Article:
Through the integration of open badges and blockchain technologies, we’re looking to give birth to a BitofTrust. The BitofTrust would be portions of an amount of a skill, body of knowledge, or expertise. In just the same way that a BitCoin is divided into portions and shared out…a BitofTrust would be portions or levels leading up to expertise.

To make this a bit simpler, imagine you were the world’s expert in making a peanut butter and jelly (PB&J) sandwich. If we could take all of the knowledge, skills, and dispositions needed in PB&J sandwiches, the total would be indicated as 1000 BitifTrusts. Therefore, if you were the expert in PB&J sandwich manufacturing, your credentials and your ongoing education and practice in all things PB&J would continue to build value in your shares of PB&J sandwiches. Bringing this back to badges as a form of identity…if others wanted to make their way in the world of PB&J sandwich manufacturing…they’d be able to see your expertise, connect with you, and learn from you.

Personal Learning Ledger

In this space between digital portfolios, blockchain, and digital badges, there is a possibility to construct a personal ledger. In personal finance, or accounting, a ledger is a document that identifies an individual’s assets as identified by cash, inventory, and wealth. Through the use of advances in BadgeChain, it may be possible to track individual levels of achievement, and utilize digital credentials in assessment.

In an educational context, this could be integrated into a students portfolio or presented in a manner that is accessible and transparent to provide a clearer picture of the skills and capabilities of the individual. Through BadgeChain and the BitofTrust, this personal learning ledger would be ubiquitous and make transparent the knowledge, skills, and dispositions learners have garnered in and out of school placements.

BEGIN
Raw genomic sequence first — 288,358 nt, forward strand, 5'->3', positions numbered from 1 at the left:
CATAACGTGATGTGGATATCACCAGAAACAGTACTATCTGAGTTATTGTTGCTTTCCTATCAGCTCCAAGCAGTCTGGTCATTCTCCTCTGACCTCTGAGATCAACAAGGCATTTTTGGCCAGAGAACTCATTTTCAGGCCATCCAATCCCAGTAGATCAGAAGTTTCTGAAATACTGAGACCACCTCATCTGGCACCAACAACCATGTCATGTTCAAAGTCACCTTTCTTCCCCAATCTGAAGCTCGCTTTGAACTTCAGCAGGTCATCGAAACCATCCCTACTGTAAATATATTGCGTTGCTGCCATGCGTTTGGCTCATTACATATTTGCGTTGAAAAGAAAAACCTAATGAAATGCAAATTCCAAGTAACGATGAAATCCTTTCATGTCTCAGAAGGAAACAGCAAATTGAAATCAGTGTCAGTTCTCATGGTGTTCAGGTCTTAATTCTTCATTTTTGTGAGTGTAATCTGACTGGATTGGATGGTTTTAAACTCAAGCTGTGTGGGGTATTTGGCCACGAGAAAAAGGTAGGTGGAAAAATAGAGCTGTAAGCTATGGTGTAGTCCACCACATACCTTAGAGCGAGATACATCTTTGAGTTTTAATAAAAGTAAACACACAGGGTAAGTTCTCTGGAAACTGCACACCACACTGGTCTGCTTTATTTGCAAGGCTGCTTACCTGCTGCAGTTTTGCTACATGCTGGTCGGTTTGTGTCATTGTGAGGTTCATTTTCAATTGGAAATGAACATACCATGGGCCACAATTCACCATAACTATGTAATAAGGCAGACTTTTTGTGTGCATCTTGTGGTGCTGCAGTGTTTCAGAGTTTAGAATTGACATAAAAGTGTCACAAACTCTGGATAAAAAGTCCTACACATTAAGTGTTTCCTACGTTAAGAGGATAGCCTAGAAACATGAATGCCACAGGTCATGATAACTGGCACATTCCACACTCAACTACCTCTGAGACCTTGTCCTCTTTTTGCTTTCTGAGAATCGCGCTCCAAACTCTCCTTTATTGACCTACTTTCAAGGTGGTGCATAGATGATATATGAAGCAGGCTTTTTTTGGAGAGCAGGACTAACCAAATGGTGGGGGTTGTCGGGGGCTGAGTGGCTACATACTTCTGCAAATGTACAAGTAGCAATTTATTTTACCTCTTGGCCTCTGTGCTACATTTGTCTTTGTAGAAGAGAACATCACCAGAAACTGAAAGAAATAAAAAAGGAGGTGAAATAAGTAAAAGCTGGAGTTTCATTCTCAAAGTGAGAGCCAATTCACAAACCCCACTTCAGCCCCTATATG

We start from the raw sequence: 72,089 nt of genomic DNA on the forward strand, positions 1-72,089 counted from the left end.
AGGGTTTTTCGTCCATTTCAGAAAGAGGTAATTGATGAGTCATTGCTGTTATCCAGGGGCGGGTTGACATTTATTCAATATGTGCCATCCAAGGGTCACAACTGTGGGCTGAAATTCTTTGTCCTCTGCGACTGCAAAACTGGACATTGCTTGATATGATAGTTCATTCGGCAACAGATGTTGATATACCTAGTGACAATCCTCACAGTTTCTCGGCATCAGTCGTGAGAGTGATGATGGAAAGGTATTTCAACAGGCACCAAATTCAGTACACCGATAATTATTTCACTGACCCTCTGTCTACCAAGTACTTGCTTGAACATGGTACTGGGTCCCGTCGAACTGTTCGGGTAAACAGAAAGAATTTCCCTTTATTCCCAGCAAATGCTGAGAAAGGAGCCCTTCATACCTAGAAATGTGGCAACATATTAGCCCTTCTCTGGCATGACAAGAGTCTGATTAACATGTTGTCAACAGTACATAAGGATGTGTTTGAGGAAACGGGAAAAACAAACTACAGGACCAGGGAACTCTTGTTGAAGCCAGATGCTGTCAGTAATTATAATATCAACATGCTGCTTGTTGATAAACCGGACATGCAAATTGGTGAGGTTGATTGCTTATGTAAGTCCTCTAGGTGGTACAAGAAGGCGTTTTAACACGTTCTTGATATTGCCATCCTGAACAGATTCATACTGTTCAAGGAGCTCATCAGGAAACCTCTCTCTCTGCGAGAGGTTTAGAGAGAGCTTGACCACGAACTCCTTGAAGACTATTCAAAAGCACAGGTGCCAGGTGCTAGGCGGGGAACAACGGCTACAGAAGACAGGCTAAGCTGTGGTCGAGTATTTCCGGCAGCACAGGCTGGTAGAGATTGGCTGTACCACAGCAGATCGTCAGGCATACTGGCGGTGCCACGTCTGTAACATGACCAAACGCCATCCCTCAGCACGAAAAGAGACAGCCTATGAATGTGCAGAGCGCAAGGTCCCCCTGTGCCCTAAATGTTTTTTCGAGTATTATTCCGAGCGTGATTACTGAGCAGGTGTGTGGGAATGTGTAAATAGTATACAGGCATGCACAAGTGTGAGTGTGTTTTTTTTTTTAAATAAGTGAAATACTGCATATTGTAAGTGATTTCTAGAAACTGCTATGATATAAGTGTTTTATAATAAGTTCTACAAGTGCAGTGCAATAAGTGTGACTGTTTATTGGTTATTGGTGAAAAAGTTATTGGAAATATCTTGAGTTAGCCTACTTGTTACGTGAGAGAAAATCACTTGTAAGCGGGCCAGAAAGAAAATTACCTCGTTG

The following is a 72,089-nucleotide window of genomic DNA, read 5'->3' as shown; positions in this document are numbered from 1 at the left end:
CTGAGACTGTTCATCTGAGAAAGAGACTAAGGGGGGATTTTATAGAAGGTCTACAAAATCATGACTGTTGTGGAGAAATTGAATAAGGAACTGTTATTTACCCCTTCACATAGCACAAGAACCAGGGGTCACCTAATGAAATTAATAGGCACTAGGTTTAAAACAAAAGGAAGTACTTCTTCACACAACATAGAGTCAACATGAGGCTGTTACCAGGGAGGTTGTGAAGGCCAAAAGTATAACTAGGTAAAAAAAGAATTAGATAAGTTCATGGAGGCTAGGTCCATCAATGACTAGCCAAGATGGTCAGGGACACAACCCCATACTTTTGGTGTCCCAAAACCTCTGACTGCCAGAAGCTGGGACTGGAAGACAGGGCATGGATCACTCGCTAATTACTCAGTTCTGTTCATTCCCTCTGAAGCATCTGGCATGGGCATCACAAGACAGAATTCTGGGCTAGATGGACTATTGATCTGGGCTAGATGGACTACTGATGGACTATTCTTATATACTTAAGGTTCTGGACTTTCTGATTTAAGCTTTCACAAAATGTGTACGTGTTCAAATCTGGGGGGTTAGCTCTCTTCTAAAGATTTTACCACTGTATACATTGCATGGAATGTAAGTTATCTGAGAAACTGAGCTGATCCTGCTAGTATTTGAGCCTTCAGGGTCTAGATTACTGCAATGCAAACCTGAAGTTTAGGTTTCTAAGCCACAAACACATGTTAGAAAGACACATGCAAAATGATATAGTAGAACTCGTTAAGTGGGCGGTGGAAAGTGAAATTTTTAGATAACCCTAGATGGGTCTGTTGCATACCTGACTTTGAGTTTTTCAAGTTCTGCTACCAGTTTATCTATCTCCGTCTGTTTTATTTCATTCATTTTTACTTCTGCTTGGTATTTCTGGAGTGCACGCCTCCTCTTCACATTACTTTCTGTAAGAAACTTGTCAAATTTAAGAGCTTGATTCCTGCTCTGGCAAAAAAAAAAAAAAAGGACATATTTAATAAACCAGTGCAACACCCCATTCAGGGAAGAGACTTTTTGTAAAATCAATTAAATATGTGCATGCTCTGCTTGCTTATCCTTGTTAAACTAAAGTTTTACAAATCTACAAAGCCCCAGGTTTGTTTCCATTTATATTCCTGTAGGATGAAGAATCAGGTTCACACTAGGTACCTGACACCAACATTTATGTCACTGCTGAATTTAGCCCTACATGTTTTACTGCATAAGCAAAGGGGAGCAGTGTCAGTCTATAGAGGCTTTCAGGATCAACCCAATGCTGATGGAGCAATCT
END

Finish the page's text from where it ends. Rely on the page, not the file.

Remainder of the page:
In practice this might resemble an open version of LinkedIn that would allow individuals to define their own capacities, education, and experience while permitting others to “vouch”(or add a BitofTrust) to aspects of the individual’s ledger. This model would also contain elements of a badging ecosystem in which the ledger would include metadata to indicate when, why, and how an achievement was noted, and who awarded the badge.

Finally, the personal learning ledger could involve a voting system such as the “karma” system in Reddit, or “likes” in Facebook. Friends, mentors, or colleagues of the individual could respond, vet, or approve aspects of the ledger. In this system, individuals could work to value and document their social capital in learning networks as they participate and collaborate globally.

In closing

In bits of this post, I got a bit granular trying to discuss things that seem concrete…but are very fluid. We’re still trying to understand this, and things might change.

The thoughts presented above are my attempt to synthesize our discussions over time, and make sense of the possibilities. Please do not take this as the planned course of action for the group.

I’m sure my colleagues will leave feedback on this post as we iterate over time. We’re trying to think & learn openly. 🙂

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Originally published at W. Ian O’Byrne.